Syria's government will close state agencies for two days in December due to severe fuel shortages caused by a disruption in the arrival of supplies and western sanctions, state media reported Tuesday.
The decision to close the institutions on December 11 and December 18 comes at a time when many employees have been unable to make it to work because public transportation has been badly affected by the crisis.
Fuel shortages have paralysed government-held parts of Syria over the past few weeks.
The crisis has hit almost every sector, as fuel is needed for power generators that supply factories, telecoms networks and other institutions with electricity amid widespread power cuts.
This crisis was one of the reasons behind riots in the southern Druze-majority Sweida province on Sunday, in which a protester and a police officer were killed and seven people wounded.
It comes during winter when many people rely on diesel for heating. On Monday, the Ministry of Internal Trade almost doubled fuel prices to reach 5,400 Syrian pounds ($0.93) for a litre of diesel while petrol reached 4,900 Syrian pounds.
The price of subsidised fuel did not change and each vehicle has the right to 25 litres every 10 days. But recently motorists have been getting this quantity every 20 days instead.
A taxi driver in Damascus, who identified himself as Abu Ali, said he only works three days a week because of the shortages, adding that the government is not giving out enough subsidised fuel and he cannot afford to buy from the black market, which is double the price.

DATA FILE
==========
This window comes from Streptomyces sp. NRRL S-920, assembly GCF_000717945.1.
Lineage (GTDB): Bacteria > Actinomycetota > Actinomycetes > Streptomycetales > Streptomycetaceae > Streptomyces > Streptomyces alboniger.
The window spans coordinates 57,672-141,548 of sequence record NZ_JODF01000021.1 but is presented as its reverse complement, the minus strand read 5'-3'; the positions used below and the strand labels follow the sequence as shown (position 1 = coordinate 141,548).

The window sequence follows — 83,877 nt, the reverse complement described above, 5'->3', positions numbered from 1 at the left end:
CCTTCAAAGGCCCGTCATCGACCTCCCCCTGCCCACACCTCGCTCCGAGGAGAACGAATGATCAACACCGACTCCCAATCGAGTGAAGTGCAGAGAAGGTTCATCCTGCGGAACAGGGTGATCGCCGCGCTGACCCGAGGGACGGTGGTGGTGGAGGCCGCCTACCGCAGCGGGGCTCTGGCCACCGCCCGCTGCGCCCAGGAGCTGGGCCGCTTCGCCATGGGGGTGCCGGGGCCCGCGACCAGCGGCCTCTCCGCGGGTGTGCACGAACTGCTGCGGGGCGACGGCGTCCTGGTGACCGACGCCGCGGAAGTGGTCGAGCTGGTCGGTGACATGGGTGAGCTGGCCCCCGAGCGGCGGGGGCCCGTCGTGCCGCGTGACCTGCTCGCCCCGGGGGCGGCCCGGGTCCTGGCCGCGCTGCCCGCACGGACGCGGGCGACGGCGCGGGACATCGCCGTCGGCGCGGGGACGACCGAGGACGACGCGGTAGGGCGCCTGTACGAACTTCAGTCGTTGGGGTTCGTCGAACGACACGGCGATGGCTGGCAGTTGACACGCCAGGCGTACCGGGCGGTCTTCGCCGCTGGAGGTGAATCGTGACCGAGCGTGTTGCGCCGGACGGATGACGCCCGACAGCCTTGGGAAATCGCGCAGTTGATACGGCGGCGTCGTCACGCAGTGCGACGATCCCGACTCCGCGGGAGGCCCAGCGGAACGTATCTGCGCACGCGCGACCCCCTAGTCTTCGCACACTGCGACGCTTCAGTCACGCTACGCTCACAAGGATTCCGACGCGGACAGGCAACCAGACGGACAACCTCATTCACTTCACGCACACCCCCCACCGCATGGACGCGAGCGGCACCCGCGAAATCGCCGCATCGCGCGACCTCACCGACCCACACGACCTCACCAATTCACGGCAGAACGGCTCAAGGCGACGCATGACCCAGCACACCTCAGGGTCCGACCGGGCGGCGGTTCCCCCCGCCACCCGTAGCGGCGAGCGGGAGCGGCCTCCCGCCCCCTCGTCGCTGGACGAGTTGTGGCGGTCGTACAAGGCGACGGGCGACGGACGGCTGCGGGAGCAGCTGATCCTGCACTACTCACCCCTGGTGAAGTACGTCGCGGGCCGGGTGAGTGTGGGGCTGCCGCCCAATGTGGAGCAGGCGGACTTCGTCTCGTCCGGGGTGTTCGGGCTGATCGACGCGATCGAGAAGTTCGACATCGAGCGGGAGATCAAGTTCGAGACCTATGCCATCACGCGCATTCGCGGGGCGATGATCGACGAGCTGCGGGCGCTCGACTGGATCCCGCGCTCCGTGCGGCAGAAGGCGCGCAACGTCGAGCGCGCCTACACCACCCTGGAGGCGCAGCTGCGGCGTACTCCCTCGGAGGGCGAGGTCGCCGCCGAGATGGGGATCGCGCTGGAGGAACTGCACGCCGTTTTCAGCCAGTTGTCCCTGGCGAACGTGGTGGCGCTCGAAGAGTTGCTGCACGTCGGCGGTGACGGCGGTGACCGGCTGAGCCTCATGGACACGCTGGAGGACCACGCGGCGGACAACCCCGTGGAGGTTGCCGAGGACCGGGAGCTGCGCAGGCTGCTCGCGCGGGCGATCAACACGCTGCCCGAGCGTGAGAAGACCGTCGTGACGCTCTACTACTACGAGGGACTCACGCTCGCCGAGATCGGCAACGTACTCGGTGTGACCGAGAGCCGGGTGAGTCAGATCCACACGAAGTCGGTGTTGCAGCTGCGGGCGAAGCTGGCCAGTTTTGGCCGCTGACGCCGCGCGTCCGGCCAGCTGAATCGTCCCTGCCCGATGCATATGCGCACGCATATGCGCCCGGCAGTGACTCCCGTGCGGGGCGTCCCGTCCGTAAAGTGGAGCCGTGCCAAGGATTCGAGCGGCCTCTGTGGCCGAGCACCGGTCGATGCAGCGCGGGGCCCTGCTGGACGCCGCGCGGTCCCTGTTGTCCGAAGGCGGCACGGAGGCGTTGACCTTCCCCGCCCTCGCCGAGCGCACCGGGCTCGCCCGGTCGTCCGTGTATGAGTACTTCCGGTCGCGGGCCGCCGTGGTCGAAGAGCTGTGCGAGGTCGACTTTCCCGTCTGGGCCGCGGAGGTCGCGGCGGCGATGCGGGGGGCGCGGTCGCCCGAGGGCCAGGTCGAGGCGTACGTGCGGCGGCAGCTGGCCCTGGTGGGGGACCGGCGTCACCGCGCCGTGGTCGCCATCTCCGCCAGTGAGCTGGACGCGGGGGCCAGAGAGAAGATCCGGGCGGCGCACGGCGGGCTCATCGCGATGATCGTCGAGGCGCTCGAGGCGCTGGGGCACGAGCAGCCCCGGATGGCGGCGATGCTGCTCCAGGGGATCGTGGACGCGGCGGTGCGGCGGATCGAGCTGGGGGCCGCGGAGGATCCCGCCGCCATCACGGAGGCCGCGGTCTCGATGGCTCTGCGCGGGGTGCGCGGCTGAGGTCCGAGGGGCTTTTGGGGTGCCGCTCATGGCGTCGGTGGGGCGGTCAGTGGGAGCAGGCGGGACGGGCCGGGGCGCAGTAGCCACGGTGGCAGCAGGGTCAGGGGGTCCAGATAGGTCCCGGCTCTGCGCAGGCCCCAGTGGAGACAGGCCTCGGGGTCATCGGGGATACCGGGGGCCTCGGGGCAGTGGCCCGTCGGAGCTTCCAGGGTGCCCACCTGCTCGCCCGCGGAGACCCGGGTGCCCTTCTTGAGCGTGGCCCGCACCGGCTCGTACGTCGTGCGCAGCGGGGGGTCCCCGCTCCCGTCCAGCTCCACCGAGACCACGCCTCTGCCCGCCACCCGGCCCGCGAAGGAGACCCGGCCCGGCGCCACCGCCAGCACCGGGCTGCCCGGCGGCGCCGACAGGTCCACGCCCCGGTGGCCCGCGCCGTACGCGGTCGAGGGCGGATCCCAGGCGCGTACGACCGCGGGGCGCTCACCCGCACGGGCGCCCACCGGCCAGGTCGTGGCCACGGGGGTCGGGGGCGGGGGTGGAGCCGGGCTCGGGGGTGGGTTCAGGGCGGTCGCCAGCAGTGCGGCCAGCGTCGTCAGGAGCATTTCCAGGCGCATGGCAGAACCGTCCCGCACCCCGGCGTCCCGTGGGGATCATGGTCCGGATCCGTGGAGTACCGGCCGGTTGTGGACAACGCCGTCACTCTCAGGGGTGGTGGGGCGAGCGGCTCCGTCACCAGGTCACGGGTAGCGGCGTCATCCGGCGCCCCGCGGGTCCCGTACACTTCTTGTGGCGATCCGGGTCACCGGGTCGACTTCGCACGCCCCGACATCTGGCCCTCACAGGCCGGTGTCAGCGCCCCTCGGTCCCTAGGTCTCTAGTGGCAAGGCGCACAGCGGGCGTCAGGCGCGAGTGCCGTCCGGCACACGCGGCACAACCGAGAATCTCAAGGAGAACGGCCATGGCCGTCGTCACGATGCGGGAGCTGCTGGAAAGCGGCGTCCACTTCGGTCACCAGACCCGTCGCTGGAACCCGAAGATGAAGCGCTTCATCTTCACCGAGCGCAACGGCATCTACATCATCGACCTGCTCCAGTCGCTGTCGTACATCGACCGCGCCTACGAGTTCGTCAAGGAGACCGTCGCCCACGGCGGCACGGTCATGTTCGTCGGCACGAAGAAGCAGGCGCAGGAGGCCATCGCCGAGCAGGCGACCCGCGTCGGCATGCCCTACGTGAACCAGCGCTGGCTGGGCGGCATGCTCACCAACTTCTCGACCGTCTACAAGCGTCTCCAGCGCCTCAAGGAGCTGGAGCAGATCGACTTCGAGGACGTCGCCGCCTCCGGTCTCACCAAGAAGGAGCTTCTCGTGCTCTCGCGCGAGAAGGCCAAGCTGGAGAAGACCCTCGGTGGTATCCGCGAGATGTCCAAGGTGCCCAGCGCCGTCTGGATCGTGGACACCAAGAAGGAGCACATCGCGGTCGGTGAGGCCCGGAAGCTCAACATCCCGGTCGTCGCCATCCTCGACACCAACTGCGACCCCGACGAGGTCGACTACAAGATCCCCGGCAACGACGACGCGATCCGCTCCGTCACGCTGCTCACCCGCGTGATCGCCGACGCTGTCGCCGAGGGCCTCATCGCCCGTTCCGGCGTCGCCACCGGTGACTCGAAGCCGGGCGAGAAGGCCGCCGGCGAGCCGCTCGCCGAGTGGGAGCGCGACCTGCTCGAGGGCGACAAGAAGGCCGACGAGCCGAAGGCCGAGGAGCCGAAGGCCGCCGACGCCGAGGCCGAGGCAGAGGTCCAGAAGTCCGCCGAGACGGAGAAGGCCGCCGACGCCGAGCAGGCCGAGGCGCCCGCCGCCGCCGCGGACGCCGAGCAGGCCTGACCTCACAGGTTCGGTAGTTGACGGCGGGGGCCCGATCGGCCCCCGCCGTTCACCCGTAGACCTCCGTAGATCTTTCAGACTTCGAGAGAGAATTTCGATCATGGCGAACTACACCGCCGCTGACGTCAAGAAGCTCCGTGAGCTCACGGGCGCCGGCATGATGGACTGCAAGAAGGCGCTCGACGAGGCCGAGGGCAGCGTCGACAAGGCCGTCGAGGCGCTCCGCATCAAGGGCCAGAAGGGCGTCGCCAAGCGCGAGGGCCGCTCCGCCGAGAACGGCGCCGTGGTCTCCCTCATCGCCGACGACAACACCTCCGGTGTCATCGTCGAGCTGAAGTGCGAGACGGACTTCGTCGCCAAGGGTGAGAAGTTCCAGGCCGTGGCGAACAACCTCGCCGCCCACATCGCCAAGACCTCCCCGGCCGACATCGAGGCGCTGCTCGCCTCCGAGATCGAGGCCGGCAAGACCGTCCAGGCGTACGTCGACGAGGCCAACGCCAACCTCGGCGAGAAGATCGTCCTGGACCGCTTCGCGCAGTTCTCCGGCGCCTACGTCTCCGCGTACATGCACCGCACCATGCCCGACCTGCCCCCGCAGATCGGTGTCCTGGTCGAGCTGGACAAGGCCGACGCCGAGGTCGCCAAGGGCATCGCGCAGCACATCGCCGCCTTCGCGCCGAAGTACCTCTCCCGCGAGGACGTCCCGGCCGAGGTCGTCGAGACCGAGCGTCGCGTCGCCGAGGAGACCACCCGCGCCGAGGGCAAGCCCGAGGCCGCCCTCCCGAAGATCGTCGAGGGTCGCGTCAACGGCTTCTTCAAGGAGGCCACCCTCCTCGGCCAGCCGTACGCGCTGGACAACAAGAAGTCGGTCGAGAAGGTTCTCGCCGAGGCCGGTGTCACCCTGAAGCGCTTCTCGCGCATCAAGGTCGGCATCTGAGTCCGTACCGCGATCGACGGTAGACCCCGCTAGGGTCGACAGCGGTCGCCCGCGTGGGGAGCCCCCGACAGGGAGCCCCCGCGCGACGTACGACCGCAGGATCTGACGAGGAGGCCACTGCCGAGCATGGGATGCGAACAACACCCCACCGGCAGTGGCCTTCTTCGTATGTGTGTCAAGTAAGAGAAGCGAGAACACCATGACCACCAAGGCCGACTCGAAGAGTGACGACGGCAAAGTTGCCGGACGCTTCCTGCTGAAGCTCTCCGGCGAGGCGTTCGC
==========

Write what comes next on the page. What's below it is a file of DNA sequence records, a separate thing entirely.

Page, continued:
“I'd rather rest [than work at a loss],” he said.
Iran, a main backer of President Bashar Assad since the country's civil war began in 2011, decided last month to increase oil supplies to Syria by 1 million barrels a month to reach 3 million barrels a month to help Damascus through its fuel crisis, according to the pro-government Al Watan daily.
Before the conflict began, Syria produced some 380,000 barrels of oil per day, of which 250,000 barrels were used domestically and the rest exported. Now, production has dropped sharply as Syria’s largest oilfields in the country’s east are controlled by US-backed Kurdish-led fighters.
Syria’s Ministry of Oil and Mineral Resources says government-controlled areas now produce about 80,000 barrels per day.
Oil Minister Bassam Toamah told state TV last week that the fuel shortages are the result of western sanctions and a 50-day delay in supplies.
That's an apparent reference to oil-rich Iran, which has been the main source of fuel since the sanctions were imposed during the early years of the conflict that has killed hundreds of thousands.
Iran-flagged tanker Lana made it to Syria last week, months after it was held near Greece with the assistance of the US in an attempt to seize oil due to American sanctions imposed on Tehran.
Iran retaliated by seizing two Greek oil tankers in May and released them last month.
Although the Iranian tanker, carrying hundreds of thousands of barrels of oil, delivered its cargo, it is not enough to ease the crisis.
“Life has become completely paralysed especially because of the diesel shortage,” said Samir Asfour, who owns a cement brick factory in the Damascus suburb of Adra. He said heavy machinery and lorries rely on diesel. “This could stop the whole construction business.”